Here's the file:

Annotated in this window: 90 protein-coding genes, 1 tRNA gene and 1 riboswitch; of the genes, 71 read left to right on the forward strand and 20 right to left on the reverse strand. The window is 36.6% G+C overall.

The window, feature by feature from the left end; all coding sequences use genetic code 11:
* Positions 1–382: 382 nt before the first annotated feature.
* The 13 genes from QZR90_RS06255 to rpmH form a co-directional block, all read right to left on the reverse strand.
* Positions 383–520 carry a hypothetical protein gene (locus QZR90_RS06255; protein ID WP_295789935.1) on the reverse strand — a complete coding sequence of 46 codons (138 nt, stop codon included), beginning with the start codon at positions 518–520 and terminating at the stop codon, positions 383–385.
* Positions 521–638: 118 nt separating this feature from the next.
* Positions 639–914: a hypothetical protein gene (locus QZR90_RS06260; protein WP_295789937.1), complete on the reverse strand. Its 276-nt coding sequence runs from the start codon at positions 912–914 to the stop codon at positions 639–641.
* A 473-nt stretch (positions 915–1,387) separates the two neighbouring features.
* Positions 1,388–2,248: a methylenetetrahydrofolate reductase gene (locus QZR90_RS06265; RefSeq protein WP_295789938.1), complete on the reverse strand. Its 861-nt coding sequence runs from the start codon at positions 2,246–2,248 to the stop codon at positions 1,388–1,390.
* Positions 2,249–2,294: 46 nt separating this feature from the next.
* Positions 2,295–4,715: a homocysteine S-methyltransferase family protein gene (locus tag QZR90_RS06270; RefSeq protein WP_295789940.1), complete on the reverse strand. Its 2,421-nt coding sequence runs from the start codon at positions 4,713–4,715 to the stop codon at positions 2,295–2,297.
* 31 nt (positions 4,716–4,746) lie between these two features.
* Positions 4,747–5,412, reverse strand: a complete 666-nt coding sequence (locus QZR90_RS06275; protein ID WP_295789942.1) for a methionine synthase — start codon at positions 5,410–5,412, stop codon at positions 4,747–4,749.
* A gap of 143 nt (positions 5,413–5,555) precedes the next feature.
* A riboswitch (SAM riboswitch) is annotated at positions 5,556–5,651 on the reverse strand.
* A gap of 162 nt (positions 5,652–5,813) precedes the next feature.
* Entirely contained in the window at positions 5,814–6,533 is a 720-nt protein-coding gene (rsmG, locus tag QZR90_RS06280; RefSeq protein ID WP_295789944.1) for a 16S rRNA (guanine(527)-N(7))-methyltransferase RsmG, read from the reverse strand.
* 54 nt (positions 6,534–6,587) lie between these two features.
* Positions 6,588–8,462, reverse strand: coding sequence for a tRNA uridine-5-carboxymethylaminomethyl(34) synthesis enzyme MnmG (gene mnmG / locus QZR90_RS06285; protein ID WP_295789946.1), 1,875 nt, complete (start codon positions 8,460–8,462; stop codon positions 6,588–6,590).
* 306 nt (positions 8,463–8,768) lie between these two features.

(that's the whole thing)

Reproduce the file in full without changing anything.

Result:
Annotated in this window: 90 protein-coding genes, 1 tRNA gene and 1 riboswitch; of the genes, 71 read left to right on the forward strand and 20 right to left on the reverse strand. The window is 36.6% G+C overall.

The window, feature by feature from the left end; all coding sequences use genetic code 11:
* Positions 1–382: 382 nt before the first annotated feature.
* The 13 genes from QZR90_RS06255 to rpmH form a co-directional block, all read right to left on the reverse strand.
* Positions 383–520 carry a hypothetical protein gene (locus QZR90_RS06255; protein ID WP_295789935.1) on the reverse strand — a complete coding sequence of 46 codons (138 nt, stop codon included), beginning with the start codon at positions 518–520 and terminating at the stop codon, positions 383–385.
* Positions 521–638: 118 nt separating this feature from the next.
* Positions 639–914: a hypothetical protein gene (locus QZR90_RS06260; protein WP_295789937.1), complete on the reverse strand. Its 276-nt coding sequence runs from the start codon at positions 912–914 to the stop codon at positions 639–641.
* A 473-nt stretch (positions 915–1,387) separates the two neighbouring features.
* Positions 1,388–2,248: a methylenetetrahydrofolate reductase gene (locus QZR90_RS06265; RefSeq protein WP_295789938.1), complete on the reverse strand. Its 861-nt coding sequence runs from the start codon at positions 2,246–2,248 to the stop codon at positions 1,388–1,390.
* Positions 2,249–2,294: 46 nt separating this feature from the next.
* Positions 2,295–4,715: a homocysteine S-methyltransferase family protein gene (locus tag QZR90_RS06270; RefSeq protein WP_295789940.1), complete on the reverse strand. Its 2,421-nt coding sequence runs from the start codon at positions 4,713–4,715 to the stop codon at positions 2,295–2,297.
* 31 nt (positions 4,716–4,746) lie between these two features.
* Positions 4,747–5,412, reverse strand: a complete 666-nt coding sequence (locus QZR90_RS06275; protein ID WP_295789942.1) for a methionine synthase — start codon at positions 5,410–5,412, stop codon at positions 4,747–4,749.
* A gap of 143 nt (positions 5,413–5,555) precedes the next feature.
* A riboswitch (SAM riboswitch) is annotated at positions 5,556–5,651 on the reverse strand.
* A gap of 162 nt (positions 5,652–5,813) precedes the next feature.
* Entirely contained in the window at positions 5,814–6,533 is a 720-nt protein-coding gene (rsmG, locus tag QZR90_RS06280; RefSeq protein ID WP_295789944.1) for a 16S rRNA (guanine(527)-N(7))-methyltransferase RsmG, read from the reverse strand.
* 54 nt (positions 6,534–6,587) lie between these two features.
* Positions 6,588–8,462, reverse strand: coding sequence for a tRNA uridine-5-carboxymethylaminomethyl(34) synthesis enzyme MnmG (gene mnmG / locus QZR90_RS06285; protein ID WP_295789946.1), 1,875 nt, complete (start codon positions 8,460–8,462; stop codon positions 6,588–6,590).
* 306 nt (positions 8,463–8,768) lie between these two features.